ROSS TOWNSHIP (KDKA) — A mysterious piano that popped up in North Park out of nowhere is getting a lot of attention online.READ MORE: Inaugural 'Pedal With Police' Event Brings Together Law Enforcement, Local Communities
It has a lot of people asking, how’d it get there?
Pat McCloskey, of Franklin Park, is an avid biker, often riding on the mountain bike trails in North Park.
One of those trails, used by bikers and joggers alike, runs through an old grove near Pie Traynor Field. Then, one day last week, people starting talking.
“I had heard about this odd phenomena that was happening in North Park, and I rode my mountain bike to this grove, and lo and behold, I see a Spinnet piano sitting there,” McCloskey said.
So, McCloskey decided to try it out.
“I looked at it and I sat down, and I played a tune, and I put it on Facebook, and everybody loved it,” he said.READ MORE: Pittsburgh Weather: Chances Of Sunday Storms, Showers
It’s believed the piano has been there for about a week to 10 days. But how it go there is anyone’s guess. There is nothing around the grove to give any clues.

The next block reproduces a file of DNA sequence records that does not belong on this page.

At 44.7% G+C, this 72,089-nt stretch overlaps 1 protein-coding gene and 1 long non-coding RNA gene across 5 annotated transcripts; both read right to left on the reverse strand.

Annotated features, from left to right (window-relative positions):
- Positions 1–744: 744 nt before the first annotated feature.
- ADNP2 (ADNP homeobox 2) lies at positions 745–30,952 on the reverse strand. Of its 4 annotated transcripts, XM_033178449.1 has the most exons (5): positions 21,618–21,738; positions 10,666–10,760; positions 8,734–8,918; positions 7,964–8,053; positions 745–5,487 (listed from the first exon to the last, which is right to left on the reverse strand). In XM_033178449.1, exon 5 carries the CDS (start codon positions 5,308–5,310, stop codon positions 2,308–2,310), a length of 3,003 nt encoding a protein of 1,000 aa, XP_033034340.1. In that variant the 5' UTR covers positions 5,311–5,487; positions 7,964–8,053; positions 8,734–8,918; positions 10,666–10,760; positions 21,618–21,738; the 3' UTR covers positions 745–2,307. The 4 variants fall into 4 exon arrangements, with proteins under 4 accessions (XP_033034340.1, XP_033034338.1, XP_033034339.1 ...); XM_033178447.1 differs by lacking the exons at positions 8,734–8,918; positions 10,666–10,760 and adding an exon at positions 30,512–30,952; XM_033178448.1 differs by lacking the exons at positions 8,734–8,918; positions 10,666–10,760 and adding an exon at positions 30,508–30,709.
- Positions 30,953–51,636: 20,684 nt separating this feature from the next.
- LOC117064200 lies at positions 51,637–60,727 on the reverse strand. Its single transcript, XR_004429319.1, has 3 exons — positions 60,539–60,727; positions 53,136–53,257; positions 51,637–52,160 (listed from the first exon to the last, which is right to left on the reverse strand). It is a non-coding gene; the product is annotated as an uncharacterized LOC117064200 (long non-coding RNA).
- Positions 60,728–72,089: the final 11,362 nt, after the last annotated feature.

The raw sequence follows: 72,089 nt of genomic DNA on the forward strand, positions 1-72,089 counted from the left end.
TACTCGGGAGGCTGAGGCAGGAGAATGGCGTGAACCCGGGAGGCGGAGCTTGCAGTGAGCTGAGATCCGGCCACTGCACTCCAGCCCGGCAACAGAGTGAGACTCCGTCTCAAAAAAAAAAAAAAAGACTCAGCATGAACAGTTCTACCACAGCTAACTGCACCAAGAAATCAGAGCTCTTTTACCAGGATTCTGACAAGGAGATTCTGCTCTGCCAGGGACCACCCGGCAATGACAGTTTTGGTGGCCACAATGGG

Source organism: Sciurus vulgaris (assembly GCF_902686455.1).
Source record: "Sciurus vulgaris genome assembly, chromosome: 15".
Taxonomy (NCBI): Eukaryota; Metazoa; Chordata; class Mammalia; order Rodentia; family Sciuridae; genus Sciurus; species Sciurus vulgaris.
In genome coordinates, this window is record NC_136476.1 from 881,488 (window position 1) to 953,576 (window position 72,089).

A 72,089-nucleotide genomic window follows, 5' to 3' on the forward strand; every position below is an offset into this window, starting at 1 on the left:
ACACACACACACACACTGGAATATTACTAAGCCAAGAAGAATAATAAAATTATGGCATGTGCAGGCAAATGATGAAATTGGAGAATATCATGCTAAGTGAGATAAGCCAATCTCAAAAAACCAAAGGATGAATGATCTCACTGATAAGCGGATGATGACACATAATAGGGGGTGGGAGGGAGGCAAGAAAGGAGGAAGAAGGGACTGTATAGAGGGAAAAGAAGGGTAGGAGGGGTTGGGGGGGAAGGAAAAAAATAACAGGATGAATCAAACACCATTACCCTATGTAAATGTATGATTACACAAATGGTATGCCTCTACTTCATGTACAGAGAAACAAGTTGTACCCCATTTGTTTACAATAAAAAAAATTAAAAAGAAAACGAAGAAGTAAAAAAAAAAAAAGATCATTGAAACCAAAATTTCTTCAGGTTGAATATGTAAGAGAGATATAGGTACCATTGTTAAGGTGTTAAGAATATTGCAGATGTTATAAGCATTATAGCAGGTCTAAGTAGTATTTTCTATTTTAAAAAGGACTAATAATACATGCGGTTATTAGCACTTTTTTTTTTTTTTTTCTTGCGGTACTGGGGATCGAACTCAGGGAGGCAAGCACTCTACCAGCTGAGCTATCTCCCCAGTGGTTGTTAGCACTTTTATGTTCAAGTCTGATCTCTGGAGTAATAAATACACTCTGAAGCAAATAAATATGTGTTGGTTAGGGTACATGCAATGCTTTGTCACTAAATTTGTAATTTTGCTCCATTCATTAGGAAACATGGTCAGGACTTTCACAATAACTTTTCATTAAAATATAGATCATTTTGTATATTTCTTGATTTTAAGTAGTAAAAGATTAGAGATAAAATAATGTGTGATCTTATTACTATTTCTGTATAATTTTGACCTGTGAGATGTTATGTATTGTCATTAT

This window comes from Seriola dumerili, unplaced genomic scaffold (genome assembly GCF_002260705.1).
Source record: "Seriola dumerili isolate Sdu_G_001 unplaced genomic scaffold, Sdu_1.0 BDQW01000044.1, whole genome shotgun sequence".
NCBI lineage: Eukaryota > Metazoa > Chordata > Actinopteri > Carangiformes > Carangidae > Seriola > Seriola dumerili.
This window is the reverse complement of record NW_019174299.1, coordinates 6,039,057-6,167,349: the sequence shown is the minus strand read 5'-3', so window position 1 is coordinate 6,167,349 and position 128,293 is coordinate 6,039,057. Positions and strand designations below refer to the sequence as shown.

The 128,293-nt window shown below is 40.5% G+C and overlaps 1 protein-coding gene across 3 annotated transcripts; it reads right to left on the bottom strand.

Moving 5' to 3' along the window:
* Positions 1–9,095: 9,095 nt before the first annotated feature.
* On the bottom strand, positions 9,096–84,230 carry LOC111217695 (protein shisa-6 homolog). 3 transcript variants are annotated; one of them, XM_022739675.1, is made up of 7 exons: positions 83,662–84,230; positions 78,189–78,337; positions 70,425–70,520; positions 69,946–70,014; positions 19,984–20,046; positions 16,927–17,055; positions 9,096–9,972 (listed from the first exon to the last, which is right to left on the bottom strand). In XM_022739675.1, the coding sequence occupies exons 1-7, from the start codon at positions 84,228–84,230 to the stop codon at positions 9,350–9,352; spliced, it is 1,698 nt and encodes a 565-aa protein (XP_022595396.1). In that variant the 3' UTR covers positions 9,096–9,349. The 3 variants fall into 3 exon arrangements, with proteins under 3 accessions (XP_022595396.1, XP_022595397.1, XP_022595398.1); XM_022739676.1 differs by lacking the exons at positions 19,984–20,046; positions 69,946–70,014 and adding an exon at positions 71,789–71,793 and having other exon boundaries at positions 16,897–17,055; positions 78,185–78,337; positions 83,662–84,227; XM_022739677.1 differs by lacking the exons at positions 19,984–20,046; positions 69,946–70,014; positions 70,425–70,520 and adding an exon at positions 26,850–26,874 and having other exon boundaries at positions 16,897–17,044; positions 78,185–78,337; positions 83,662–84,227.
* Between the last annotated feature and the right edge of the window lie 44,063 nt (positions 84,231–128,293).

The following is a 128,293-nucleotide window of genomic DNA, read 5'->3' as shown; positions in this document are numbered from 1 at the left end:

But one thing is for sure, it is bringing everyone who passes through a little bit of enjoyment.
“It’s a little bit out of tune. Some of the notes in the upper octave are a little off. It’s not a Steinway at the Carnegie but for North Park, we’ll take it,” McCloskey said.
While park-goers may love the piano, Allegheny County does not.
County officials say they has no idea who put the piano in the park. But do say sometimes people dump unwanted items there.
The bottom line is it can’t remain where it is, so the county will have to bear the cost of removing it.MORE NEWS: Two People Killed In Hempfield Twp. Crash
The county’s full statement reads: “We are aware of the piano, but we have no idea who left it in the park. While most people value our parks, there are some who unfortunately dump unwanted items and unwanted animals in our parks. The piano can’t remain where it is, so the county will have to bear the cost of removing it. We’re proud of our parks and hope everyone will treat them like the great public assets they are.”